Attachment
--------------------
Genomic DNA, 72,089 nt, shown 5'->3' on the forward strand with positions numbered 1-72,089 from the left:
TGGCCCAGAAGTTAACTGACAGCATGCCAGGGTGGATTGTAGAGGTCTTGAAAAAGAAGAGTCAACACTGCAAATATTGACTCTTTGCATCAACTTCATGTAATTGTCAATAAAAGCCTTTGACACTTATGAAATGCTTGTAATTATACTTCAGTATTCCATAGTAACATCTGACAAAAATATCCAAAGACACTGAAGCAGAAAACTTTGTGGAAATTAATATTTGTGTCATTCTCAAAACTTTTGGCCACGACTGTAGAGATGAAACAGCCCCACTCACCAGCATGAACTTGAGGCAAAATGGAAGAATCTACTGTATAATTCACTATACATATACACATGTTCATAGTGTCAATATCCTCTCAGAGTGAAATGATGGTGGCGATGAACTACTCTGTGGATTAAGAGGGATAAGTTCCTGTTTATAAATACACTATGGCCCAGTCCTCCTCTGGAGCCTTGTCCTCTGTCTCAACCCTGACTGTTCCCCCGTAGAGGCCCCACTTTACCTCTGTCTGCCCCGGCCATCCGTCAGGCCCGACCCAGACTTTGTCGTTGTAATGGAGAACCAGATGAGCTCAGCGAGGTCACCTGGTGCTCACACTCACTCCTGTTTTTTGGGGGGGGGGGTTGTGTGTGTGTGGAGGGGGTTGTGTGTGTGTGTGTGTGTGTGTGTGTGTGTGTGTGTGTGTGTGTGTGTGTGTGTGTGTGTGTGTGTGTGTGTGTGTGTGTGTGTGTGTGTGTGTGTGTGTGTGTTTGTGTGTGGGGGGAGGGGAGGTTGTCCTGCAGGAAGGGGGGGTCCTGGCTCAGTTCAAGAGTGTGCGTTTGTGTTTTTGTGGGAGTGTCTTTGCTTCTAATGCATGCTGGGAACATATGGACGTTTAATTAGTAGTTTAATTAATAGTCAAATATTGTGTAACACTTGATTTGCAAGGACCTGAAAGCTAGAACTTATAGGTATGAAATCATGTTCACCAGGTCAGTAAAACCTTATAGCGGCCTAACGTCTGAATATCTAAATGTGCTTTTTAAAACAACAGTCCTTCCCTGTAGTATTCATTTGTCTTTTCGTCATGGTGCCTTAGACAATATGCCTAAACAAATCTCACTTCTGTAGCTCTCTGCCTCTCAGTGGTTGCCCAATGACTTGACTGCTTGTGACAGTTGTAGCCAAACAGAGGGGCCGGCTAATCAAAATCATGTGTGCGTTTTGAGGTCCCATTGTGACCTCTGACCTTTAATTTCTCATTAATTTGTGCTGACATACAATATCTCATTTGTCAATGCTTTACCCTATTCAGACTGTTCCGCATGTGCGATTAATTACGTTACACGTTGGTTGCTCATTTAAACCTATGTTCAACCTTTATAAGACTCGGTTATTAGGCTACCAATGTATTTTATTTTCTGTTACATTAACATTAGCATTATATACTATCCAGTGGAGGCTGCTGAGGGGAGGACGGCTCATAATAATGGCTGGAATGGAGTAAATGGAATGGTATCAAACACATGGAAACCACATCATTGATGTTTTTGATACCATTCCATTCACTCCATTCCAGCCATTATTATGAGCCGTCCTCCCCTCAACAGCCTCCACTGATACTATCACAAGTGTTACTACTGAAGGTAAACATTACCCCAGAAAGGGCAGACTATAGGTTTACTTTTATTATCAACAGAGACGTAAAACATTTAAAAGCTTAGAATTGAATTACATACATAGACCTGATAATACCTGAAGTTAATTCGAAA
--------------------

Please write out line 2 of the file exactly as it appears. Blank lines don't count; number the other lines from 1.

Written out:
TGGCCCAGAAGTTAACTGACAGCATGCCAGGGTGGATTGTAGAGGTCTTGAAAAAGAAGAGTCAACACTGCAAATATTGACTCTTTGCATCAACTTCATGTAATTGTCAATAAAAGCCTTTGACACTTATGAAATGCTTGTAATTATACTTCAGTATTCCATAGTAACATCTGACAAAAATATCCAAAGACACTGAAGCAGAAAACTTTGTGGAAATTAATATTTGTGTCATTCTCAAAACTTTTGGCCACGACTGTAGAGATGAAACAGCCCCACTCACCAGCATGAACTTGAGGCAAAATGGAAGAATCTACTGTATAATTCACTATACATATACACATGTTCATAGTGTCAATATCCTCTCAGAGTGAAATGATGGTGGCGATGAACTACTCTGTGGATTAAGAGGGATAAGTTCCTGTTTATAAATACACTATGGCCCAGTCCTCCTCTGGAGCCTTGTCCTCTGTCTCAACCCTGACTGTTCCCCCGTAGAGGCCCCACTTTACCTCTGTCTGCCCCGGCCATCCGTCAGGCCCGACCCAGACTTTGTCGTTGTAATGGAGAACCAGATGAGCTCAGCGAGGTCACCTGGTGCTCACACTCACTCCTGTTTTTTGGGGGGGGGGGTTGTGTGTGTGTGGAGGGGGTTGTGTGTGTGTGTGTGTGTGTGTGTGTGTGTGTGTGTGTGTGTGTGTGTGTGTGTGTGTGTGTGTGTGTGTGTGTGTGTGTGTGTGTGTGTGTGTGTGTGTGTGTTTGTGTGTGGGGGGAGGGGAGGTTGTCCTGCAGGAAGGGGGGGTCCTGGCTCAGTTCAAGAGTGTGCGTTTGTGTTTTTGTGGGAGTGTCTTTGCTTCTAATGCATGCTGGGAACATATGGACGTTTAATTAGTAGTTTAATTAATAGTCAAATATTGTGTAACACTTGATTTGCAAGGACCTGAAAGCTAGAACTTATAGGTATGAAATCATGTTCACCAGGTCAGTAAAACCTTATAGCGGCCTAACGTCTGAATATCTAAATGTGCTTTTTAAAACAACAGTCCTTCCCTGTAGTATTCATTTGTCTTTTCGTCATGGTGCCTTAGACAATATGCCTAAACAAATCTCACTTCTGTAGCTCTCTGCCTCTCAGTGGTTGCCCAATGACTTGACTGCTTGTGACAGTTGTAGCCAAACAGAGGGGCCGGCTAATCAAAATCATGTGTGCGTTTTGAGGTCCCATTGTGACCTCTGACCTTTAATTTCTCATTAATTTGTGCTGACATACAATATCTCATTTGTCAATGCTTTACCCTATTCAGACTGTTCCGCATGTGCGATTAATTACGTTACACGTTGGTTGCTCATTTAAACCTATGTTCAACCTTTATAAGACTCGGTTATTAGGCTACCAATGTATTTTATTTTCTGTTACATTAACATTAGCATTATATACTATCCAGTGGAGGCTGCTGAGGGGAGGACGGCTCATAATAATGGCTGGAATGGAGTAAATGGAATGGTATCAAACACATGGAAACCACATCATTGATGTTTTTGATACCATTCCATTCACTCCATTCCAGCCATTATTATGAGCCGTCCTCCCCTCAACAGCCTCCACTGATACTATCACAAGTGTTACTACTGAAGGTAAACATTACCCCAGAAAGGGCAGACTATAGGTTTACTTTTATTATCAACAGAGACGTAAAACATTTAAAAGCTTAGAATTGAATTACATACATAGACCTGATAATACCTGAAGTTAATTCGAAA